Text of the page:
3 Replies Latest reply on Feb 11, 2013 12:48 AM by Tom Smith

    Portfolio advices??

    Arthur Loginow

           Hello i am almost going to get my mechanical engineer degree, and i want to know if anyone have an advice to work on a solidwork portfolio, because i do not have one, but i can handle the program in a pretty decent level i would say 60%-65% of the program, is not that much but i need a portfolio to show what i am able to do, the thing is that i do not have any real project to work with, and i would like to know your opinion, i have seen some portfolios but all of them look like (at least to me) there were made with real projects, whats your advice in my situation.

        • Re: Portfolio advices??
          Lojze Bohor

          Work on what you are interested in. Now you got the chance, once you are employed you have to work with what you are given, it'll happen sometimes you will hate the project.

          • Re: Portfolio advices??
            Peter Farnham

            Glad to see you are thinking ahead!

             

            Only do what you are capable of showing your future employer without having to look in help.

             

            I would do as many simpler projects that include the basic types like but not restricted too:

             

            One mechanical

            One surfacing

            One FEA, (if you wish)

             

            Get used to someone looking over your shoulder whilst you work, as your employer may want you to show him, (Many get nervous and mess up, even though it is an easy task) to show what you can do.

             

            Most employers want to see that you can do the basics as they will have their own way of doing things. You would be suprised on how many newbies can not even create, let alone insert a block in a drawing.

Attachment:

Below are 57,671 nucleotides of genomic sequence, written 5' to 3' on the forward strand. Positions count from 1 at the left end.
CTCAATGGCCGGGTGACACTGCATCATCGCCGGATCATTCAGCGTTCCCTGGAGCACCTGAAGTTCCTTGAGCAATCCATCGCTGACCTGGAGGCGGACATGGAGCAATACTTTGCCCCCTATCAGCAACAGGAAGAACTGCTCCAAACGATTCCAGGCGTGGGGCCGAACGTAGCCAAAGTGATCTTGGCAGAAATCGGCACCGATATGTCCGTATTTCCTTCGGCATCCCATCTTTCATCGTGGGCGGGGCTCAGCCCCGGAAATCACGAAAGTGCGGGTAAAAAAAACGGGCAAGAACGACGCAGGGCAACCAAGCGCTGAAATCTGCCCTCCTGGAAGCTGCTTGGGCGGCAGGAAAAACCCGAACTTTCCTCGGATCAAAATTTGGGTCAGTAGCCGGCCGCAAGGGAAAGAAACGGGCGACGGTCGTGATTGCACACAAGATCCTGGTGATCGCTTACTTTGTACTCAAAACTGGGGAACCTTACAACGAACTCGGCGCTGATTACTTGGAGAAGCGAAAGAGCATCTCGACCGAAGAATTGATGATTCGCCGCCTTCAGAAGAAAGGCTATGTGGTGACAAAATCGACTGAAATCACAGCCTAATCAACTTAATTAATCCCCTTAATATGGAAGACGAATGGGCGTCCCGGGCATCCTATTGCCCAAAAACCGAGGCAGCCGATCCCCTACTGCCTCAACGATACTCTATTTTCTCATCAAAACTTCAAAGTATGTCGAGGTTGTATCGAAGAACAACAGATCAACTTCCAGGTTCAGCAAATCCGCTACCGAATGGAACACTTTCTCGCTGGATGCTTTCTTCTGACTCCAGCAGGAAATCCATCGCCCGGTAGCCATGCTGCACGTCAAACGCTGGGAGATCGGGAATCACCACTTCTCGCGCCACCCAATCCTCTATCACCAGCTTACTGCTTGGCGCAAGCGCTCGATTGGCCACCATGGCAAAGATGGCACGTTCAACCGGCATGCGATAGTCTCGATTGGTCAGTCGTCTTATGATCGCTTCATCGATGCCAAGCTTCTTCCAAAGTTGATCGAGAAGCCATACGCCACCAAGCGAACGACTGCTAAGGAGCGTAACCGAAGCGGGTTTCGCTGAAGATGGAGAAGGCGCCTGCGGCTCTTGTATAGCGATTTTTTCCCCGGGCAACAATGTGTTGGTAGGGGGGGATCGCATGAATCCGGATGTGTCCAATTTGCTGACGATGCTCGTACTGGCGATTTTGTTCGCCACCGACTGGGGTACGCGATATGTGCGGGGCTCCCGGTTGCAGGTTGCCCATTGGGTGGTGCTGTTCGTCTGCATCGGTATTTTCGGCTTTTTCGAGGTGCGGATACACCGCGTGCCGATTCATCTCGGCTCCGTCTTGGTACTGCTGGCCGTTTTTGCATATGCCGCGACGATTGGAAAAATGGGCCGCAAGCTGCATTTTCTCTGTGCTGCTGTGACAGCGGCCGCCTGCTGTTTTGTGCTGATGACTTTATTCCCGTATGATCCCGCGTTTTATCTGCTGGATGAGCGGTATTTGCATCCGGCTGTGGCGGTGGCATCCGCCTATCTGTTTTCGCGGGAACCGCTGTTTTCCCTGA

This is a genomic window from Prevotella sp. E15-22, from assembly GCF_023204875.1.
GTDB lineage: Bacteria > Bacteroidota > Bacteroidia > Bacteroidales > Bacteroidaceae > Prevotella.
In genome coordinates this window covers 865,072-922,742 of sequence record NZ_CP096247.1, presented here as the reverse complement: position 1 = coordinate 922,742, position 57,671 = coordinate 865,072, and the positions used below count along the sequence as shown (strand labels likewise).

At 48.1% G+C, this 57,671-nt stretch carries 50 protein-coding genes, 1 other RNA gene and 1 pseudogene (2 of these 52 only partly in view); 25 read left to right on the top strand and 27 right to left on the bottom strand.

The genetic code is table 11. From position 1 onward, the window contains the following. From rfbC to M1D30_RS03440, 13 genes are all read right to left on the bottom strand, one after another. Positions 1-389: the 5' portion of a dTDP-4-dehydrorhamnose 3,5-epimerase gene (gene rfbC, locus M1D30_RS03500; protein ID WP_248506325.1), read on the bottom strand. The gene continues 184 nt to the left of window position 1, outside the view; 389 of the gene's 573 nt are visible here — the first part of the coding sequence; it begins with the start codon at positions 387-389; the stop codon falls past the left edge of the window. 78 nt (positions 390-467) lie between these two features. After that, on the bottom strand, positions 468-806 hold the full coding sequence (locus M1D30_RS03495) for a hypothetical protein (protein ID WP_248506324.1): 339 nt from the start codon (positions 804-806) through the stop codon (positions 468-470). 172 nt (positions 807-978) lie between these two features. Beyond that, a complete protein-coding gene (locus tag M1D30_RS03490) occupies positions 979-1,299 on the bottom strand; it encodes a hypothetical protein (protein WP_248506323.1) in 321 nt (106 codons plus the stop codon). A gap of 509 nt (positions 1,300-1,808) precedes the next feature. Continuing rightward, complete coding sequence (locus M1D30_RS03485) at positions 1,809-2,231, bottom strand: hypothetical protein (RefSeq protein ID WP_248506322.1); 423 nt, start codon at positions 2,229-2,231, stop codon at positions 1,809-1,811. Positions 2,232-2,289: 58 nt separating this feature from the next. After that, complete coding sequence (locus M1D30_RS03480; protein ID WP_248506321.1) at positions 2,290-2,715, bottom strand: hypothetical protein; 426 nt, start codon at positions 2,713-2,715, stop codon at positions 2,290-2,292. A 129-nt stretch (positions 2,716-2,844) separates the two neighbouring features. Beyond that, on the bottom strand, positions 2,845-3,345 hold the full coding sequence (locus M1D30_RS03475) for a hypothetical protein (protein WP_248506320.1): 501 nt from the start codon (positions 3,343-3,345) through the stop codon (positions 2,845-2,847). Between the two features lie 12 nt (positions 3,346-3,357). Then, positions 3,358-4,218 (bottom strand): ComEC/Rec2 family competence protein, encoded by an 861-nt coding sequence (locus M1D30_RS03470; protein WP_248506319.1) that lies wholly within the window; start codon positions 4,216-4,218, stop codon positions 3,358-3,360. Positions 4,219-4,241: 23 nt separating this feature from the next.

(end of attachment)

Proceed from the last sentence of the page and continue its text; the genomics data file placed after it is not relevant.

Learn and show the following as bonus points:-

            Drawing specs for your area, ISO, ANSI ect..

            Revision blocks

            How to tolerance assemblies after you have toleranced the parts.

            Show surface finish symbols.

            Templates

            Weld symbols (if welding required)

            Revision control and why.

            Finshes like plating for example

            Bend tables if doing sheet metal

             

            A lot depends on what job you are going to be doing, these are just a few, the majority but not all are used when you get the job.

             

            Doing projects is the easy part, relaying the required information to the interested parties is the hardest part.

            • Re: Portfolio advices??
              Tom Smith

              If you can get your CSWA certification, that goes a long way without needing to show off a portfolio. 

               

              The last guy I interviewed that brought in a portfolio did not impress me with it.  Most don't bring one, so I have em sit down and model from a drawing.  It's a challenging model, most dont get it but I can see the thought process in the feature tree.